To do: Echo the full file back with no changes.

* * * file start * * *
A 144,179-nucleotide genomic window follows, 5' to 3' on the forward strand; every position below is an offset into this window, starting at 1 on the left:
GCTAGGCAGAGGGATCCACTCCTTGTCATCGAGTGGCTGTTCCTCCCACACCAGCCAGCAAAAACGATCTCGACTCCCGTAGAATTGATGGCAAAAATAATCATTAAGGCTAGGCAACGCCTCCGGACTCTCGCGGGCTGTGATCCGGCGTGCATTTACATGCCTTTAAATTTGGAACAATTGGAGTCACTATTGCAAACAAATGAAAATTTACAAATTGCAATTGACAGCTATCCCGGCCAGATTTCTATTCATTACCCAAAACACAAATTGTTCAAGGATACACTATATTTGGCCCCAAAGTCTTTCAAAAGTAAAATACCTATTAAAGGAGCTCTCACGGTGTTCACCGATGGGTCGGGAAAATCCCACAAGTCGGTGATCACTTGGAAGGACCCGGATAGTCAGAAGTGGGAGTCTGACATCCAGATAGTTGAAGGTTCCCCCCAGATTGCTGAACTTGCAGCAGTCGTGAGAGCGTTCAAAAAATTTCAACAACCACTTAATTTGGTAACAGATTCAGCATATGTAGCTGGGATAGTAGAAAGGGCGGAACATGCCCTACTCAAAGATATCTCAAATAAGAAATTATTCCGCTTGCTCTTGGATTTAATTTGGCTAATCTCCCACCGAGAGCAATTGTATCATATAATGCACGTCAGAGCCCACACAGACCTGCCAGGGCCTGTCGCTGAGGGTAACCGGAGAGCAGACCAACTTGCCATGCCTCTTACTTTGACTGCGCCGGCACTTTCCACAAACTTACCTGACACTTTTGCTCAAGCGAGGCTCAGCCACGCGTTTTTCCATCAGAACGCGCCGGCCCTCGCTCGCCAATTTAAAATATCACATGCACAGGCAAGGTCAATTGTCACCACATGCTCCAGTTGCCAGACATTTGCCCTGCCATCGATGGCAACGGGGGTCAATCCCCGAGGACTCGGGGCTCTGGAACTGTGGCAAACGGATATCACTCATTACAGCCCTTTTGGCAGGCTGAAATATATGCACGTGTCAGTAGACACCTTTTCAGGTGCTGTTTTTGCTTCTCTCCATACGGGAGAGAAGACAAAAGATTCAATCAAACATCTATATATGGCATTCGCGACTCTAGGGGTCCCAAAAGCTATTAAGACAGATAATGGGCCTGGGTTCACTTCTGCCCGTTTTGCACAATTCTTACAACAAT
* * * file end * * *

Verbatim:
A 144,179-nucleotide genomic window follows, 5' to 3' on the forward strand; every position below is an offset into this window, starting at 1 on the left:
GCTAGGCAGAGGGATCCACTCCTTGTCATCGAGTGGCTGTTCCTCCCACACCAGCCAGCAAAAACGATCTCGACTCCCGTAGAATTGATGGCAAAAATAATCATTAAGGCTAGGCAACGCCTCCGGACTCTCGCGGGCTGTGATCCGGCGTGCATTTACATGCCTTTAAATTTGGAACAATTGGAGTCACTATTGCAAACAAATGAAAATTTACAAATTGCAATTGACAGCTATCCCGGCCAGATTTCTATTCATTACCCAAAACACAAATTGTTCAAGGATACACTATATTTGGCCCCAAAGTCTTTCAAAAGTAAAATACCTATTAAAGGAGCTCTCACGGTGTTCACCGATGGGTCGGGAAAATCCCACAAGTCGGTGATCACTTGGAAGGACCCGGATAGTCAGAAGTGGGAGTCTGACATCCAGATAGTTGAAGGTTCCCCCCAGATTGCTGAACTTGCAGCAGTCGTGAGAGCGTTCAAAAAATTTCAACAACCACTTAATTTGGTAACAGATTCAGCATATGTAGCTGGGATAGTAGAAAGGGCGGAACATGCCCTACTCAAAGATATCTCAAATAAGAAATTATTCCGCTTGCTCTTGGATTTAATTTGGCTAATCTCCCACCGAGAGCAATTGTATCATATAATGCACGTCAGAGCCCACACAGACCTGCCAGGGCCTGTCGCTGAGGGTAACCGGAGAGCAGACCAACTTGCCATGCCTCTTACTTTGACTGCGCCGGCACTTTCCACAAACTTACCTGACACTTTTGCTCAAGCGAGGCTCAGCCACGCGTTTTTCCATCAGAACGCGCCGGCCCTCGCTCGCCAATTTAAAATATCACATGCACAGGCAAGGTCAATTGTCACCACATGCTCCAGTTGCCAGACATTTGCCCTGCCATCGATGGCAACGGGGGTCAATCCCCGAGGACTCGGGGCTCTGGAACTGTGGCAAACGGATATCACTCATTACAGCCCTTTTGGCAGGCTGAAATATATGCACGTGTCAGTAGACACCTTTTCAGGTGCTGTTTTTGCTTCTCTCCATACGGGAGAGAAGACAAAAGATTCAATCAAACATCTATATATGGCATTCGCGACTCTAGGGGTCCCAAAAGCTATTAAGACAGATAATGGGCCTGGGTTCACTTCTGCCCGTTTTGCACAATTCTTACAACAAT